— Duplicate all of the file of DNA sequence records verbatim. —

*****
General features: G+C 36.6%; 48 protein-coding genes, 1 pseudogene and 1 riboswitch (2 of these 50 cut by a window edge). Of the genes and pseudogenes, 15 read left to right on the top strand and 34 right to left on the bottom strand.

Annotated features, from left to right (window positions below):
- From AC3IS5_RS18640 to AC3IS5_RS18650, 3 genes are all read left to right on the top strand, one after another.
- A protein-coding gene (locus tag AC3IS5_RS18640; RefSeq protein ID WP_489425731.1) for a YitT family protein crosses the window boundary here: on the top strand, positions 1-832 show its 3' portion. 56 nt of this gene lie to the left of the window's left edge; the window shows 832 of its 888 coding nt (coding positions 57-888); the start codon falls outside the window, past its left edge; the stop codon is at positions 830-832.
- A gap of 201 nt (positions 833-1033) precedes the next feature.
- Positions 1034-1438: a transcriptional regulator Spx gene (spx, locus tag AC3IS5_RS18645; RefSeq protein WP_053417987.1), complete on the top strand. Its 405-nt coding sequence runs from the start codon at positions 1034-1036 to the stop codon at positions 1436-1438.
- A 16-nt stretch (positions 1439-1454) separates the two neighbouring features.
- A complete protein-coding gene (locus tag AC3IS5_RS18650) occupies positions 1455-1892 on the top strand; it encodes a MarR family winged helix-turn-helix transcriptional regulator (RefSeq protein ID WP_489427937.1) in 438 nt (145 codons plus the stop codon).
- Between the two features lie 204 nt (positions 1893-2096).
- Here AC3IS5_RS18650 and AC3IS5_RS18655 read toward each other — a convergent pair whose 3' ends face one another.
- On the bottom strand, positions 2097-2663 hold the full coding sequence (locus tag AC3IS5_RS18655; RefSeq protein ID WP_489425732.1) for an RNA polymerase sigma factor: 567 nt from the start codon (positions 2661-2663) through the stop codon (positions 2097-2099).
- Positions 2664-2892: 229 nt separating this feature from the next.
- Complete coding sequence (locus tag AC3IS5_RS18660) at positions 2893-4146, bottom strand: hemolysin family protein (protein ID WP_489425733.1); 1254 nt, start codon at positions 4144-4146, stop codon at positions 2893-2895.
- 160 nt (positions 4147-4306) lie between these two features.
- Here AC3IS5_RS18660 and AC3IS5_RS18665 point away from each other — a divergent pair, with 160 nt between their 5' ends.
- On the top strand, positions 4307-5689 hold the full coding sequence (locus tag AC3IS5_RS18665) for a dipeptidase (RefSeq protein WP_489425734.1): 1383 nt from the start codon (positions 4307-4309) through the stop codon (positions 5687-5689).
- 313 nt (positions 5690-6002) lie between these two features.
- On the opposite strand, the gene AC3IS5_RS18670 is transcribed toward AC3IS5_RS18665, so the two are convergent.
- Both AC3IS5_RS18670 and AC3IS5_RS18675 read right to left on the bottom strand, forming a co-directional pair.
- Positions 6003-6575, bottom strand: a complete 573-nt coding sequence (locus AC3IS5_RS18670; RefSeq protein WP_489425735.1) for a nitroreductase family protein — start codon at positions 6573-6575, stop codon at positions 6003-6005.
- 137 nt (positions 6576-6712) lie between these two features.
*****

General features: G+C 36.6%; 48 protein-coding genes, 1 pseudogene and 1 riboswitch (2 of these 50 cut by a window edge). Of the genes and pseudogenes, 15 read left to right on the top strand and 34 right to left on the bottom strand.

Annotated features, from left to right (window positions below):
- From AC3IS5_RS18640 to AC3IS5_RS18650, 3 genes are all read left to right on the top strand, one after another.
- A protein-coding gene (locus tag AC3IS5_RS18640; RefSeq protein ID WP_489425731.1) for a YitT family protein crosses the window boundary here: on the top strand, positions 1-832 show its 3' portion. 56 nt of this gene lie to the left of the window's left edge; the window shows 832 of its 888 coding nt (coding positions 57-888); the start codon falls outside the window, past its left edge; the stop codon is at positions 830-832.
- A gap of 201 nt (positions 833-1033) precedes the next feature.
- Positions 1034-1438: a transcriptional regulator Spx gene (spx, locus tag AC3IS5_RS18645; RefSeq protein WP_053417987.1), complete on the top strand. Its 405-nt coding sequence runs from the start codon at positions 1034-1036 to the stop codon at positions 1436-1438.
- A 16-nt stretch (positions 1439-1454) separates the two neighbouring features.
- A complete protein-coding gene (locus tag AC3IS5_RS18650) occupies positions 1455-1892 on the top strand; it encodes a MarR family winged helix-turn-helix transcriptional regulator (RefSeq protein ID WP_489427937.1) in 438 nt (145 codons plus the stop codon).
- Between the two features lie 204 nt (positions 1893-2096).
- Here AC3IS5_RS18650 and AC3IS5_RS18655 read toward each other — a convergent pair whose 3' ends face one another.
- On the bottom strand, positions 2097-2663 hold the full coding sequence (locus tag AC3IS5_RS18655; RefSeq protein ID WP_489425732.1) for an RNA polymerase sigma factor: 567 nt from the start codon (positions 2661-2663) through the stop codon (positions 2097-2099).
- Positions 2664-2892: 229 nt separating this feature from the next.
- Complete coding sequence (locus tag AC3IS5_RS18660) at positions 2893-4146, bottom strand: hemolysin family protein (protein ID WP_489425733.1); 1254 nt, start codon at positions 4144-4146, stop codon at positions 2893-2895.
- 160 nt (positions 4147-4306) lie between these two features.
- Here AC3IS5_RS18660 and AC3IS5_RS18665 point away from each other — a divergent pair, with 160 nt between their 5' ends.
- On the top strand, positions 4307-5689 hold the full coding sequence (locus tag AC3IS5_RS18665) for a dipeptidase (RefSeq protein WP_489425734.1): 1383 nt from the start codon (positions 4307-4309) through the stop codon (positions 5687-5689).
- 313 nt (positions 5690-6002) lie between these two features.
- On the opposite strand, the gene AC3IS5_RS18670 is transcribed toward AC3IS5_RS18665, so the two are convergent.
- Both AC3IS5_RS18670 and AC3IS5_RS18675 read right to left on the bottom strand, forming a co-directional pair.
- Positions 6003-6575, bottom strand: a complete 573-nt coding sequence (locus AC3IS5_RS18670; RefSeq protein WP_489425735.1) for a nitroreductase family protein — start codon at positions 6573-6575, stop codon at positions 6003-6005.
- 137 nt (positions 6576-6712) lie between these two features.